Thursday, 6 September 2012

Can Mitt Romney make it to the White House on the back of the largest lie ever told by a U.S. President?

Whenever the cries for higher top tax rates, an end to astronomical bonuses, or demands for tighter regulation on finance become too loud, a Government minister will unfailing pop up to tell us that we can't be too hard on the rich, otherwise they'll all fly their private jets to a tax haven like Switzerland or Monaco on a permanent basis.

Ignoring for a second the moral appropriateness of allowing the super-rich to dictate the terms on which they're prepared to stick around, The Golden Latrine is taken with the idea of emigration as a means of expressing dissent. Thus, if Mitt Romney win the U.S. election race, a move elsewhere in the solar system is on the cards. Possibly Mars, although I hear Io is quite nice this time of year.

In a brilliant (if very long) piece in Rolling Stone magazine, Matt Taibbi looked at Romney's attempt to portray himself as a financial "turnaround artist" who has "saved" millions of regular Americans' jobs. As Taibbi writes:
By making debt the centerpiece of his campaign, Romney was making a calculated bluff of historic dimensions – placing a massive all-in bet on the rank incompetence of the American press corps. The result has been a brilliant comedy: A man makes a $250 million fortune loading up companies with debt and then extracting million-dollar fees from those same companies, in exchange for the generous service of telling them who needs to be fired in order to finance the debt payments he saddled them with in the first place.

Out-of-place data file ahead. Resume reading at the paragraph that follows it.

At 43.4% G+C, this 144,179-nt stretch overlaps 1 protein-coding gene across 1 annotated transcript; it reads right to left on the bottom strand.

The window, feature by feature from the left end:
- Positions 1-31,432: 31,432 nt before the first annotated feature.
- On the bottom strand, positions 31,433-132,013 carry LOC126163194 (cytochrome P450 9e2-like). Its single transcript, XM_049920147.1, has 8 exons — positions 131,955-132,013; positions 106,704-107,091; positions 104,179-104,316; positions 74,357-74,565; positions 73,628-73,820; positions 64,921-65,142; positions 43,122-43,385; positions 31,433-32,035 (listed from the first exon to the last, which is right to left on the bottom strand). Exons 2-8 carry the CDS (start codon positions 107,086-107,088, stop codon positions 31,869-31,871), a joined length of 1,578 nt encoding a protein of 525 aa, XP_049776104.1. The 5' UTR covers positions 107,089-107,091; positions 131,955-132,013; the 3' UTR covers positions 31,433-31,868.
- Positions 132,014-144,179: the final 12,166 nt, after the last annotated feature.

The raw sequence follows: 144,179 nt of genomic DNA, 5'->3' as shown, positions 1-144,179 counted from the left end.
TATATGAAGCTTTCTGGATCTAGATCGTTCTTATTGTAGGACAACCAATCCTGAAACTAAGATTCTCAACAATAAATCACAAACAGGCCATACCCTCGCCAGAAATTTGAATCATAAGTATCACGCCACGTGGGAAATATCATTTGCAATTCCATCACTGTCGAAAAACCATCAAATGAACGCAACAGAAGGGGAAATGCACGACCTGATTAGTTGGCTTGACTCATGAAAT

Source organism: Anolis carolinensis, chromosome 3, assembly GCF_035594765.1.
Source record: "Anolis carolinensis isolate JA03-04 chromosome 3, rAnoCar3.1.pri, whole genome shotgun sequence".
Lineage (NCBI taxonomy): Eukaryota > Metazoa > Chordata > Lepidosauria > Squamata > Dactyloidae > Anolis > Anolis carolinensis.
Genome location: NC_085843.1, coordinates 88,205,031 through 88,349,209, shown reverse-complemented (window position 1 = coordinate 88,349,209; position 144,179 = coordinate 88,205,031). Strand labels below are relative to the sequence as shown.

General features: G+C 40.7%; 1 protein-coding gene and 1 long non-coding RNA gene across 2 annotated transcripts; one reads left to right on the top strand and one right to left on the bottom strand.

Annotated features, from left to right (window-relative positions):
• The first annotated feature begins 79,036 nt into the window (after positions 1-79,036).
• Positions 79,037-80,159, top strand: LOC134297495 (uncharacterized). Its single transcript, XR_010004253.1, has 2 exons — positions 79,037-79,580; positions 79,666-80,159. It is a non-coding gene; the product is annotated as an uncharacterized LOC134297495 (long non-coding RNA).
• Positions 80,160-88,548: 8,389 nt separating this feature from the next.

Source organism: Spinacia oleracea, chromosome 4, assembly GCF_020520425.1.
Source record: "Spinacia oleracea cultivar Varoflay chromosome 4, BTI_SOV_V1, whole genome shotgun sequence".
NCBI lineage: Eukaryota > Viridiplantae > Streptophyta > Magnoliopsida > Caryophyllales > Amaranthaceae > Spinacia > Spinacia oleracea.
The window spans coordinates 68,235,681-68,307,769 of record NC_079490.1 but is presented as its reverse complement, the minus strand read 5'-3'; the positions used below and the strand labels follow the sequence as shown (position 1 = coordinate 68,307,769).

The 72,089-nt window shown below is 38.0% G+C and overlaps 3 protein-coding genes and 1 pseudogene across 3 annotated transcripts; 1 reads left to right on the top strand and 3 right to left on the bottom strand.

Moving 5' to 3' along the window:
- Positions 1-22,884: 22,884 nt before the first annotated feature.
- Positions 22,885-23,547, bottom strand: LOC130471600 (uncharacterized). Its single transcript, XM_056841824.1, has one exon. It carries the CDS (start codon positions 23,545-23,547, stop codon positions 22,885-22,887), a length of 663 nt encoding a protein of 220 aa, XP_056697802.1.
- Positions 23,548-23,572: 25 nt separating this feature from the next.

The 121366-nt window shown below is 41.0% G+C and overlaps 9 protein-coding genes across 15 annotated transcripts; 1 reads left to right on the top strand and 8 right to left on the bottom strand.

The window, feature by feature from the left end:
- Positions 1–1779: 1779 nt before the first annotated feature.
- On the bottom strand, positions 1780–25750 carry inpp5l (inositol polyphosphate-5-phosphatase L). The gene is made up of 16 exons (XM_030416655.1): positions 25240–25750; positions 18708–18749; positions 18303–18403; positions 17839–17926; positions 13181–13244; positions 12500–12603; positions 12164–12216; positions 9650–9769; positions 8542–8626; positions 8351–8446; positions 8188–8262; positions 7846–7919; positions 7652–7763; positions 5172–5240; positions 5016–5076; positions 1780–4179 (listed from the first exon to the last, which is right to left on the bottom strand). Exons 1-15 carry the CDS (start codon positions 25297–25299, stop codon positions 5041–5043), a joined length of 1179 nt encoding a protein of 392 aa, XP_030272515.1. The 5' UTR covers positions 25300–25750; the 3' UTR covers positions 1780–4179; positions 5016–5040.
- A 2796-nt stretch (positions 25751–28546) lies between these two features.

That same man then runs for president riding an image of children roasting on flames of debt, choosing as his running mate perhaps the only politician in America more pompous and self-righteous on the subject of the evils of borrowed money than the candidate himself. If Romney pulls off this whopper, you'll have to tip your hat to him: No one in history has ever successfully run for president riding this big of a lie. It's almost enough to make you think he really is qualified for the White House.
Those last two sentences are prefect. This is presidential politics as call-my-bluff and you can't help but admire the sheer shininess of Romney's brass balls. Given that a major news station like CNN was happy to wave away a number of outright lies by Romney's running mate Paul Ryan and instead spout some platitudes about how photogenic he looked on stage with his family, the chances of Romney pulling this off are not as remote as some liberals seem to think.

It might be time to start thinking of emigrating. Now where to go? Is the moon far enough away?